A group of scientists at the University of Amsterdam (UvA) has developed a new approach in enhancing catalytic performance. In the current issue of 'Nature Chemistry' they present functionalised, self-assembled nanospheres that enable highly efficient catalytic conversion by acting as 'nanocentrators'.
The new catalytic nanosphere concept was inspired by the working principles of natural enzymes. These bind molecules in well-defined pockets close to their active sites, thus introducing a pre-organization organisation that facilitates highly efficient transformations. The researchers mimic this enzymatic behaviour in synthetic nanocontainers that in addition , which can contain very high local catalyst concentrations , which and further enhances the catalytic performance.
The new nanocontainers are formed by self-assembly: mixing 12 palladium metals and 24 so-called ditopic nitrogen ligands leads to formation of nano-sized spheres. The ligands are modified with guanidinium binding motifs so that the resulting nanocontainers are able to bind sulfonates and carboxylates in their interior. Sulfonate guests are thereby bound much more strongly than carboxylates because of so-called cooperative binding (employing multiple binding sites). The researchers use this to firmly fix the sulfonated gold-based catalyst, while the remaining binding sites are available for the pre-organisation of the carboxylate moieties that are to be converted (the substrates).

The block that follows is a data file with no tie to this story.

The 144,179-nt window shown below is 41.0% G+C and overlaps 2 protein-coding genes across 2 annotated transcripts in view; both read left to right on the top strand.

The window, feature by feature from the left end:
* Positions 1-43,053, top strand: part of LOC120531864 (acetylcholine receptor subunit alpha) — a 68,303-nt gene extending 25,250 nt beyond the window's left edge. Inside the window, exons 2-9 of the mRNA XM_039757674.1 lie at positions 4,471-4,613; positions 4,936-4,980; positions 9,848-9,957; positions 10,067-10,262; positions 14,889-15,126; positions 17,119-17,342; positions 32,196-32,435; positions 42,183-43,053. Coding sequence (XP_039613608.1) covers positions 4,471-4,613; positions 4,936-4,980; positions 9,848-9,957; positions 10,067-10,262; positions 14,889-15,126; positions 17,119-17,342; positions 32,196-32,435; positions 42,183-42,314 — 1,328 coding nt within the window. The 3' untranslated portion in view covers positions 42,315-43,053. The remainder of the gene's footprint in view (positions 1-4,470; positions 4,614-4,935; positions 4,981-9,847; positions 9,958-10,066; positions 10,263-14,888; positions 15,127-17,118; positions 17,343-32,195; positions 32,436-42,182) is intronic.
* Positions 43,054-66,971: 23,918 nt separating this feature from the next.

Enhanced reaction rates
The working principles of this 'nanoconcentrator' system were established using a gold-catalysed cyclization reaction (shown above). The local high concentration of the metal catalyst combined with the pre-organization of the substrate resulted in dramatically enhanced reaction rates in comparison to common systems where the catalyst and the reactants are not pre-organised but just both dissolved in a solvent. Reaction rates usually increase with catalyst and substrate concentration; however this is generally limited by solubility issues or unfavorable catalyst/reactant ratios. This issue has now been solved by taking advantage of local concentrations in the self-assembled nanoconcentrator.
Widely applicable strategy
Since many existing metal catalysts are utilized with sulfonate groups (generally to make them water soluble), the presented nanoconcentrator system potentially provides a widely applicable general strategy to many different reactions. Furthermore, the researchers established that the encapsulated sulfonate-containing gold catalysts did not (or only slowly) convert neutral (acid) substrates. This provides a starting point for the development of more complex catalyst systems with substrate-selective catalysis and base-triggered on/off switching.
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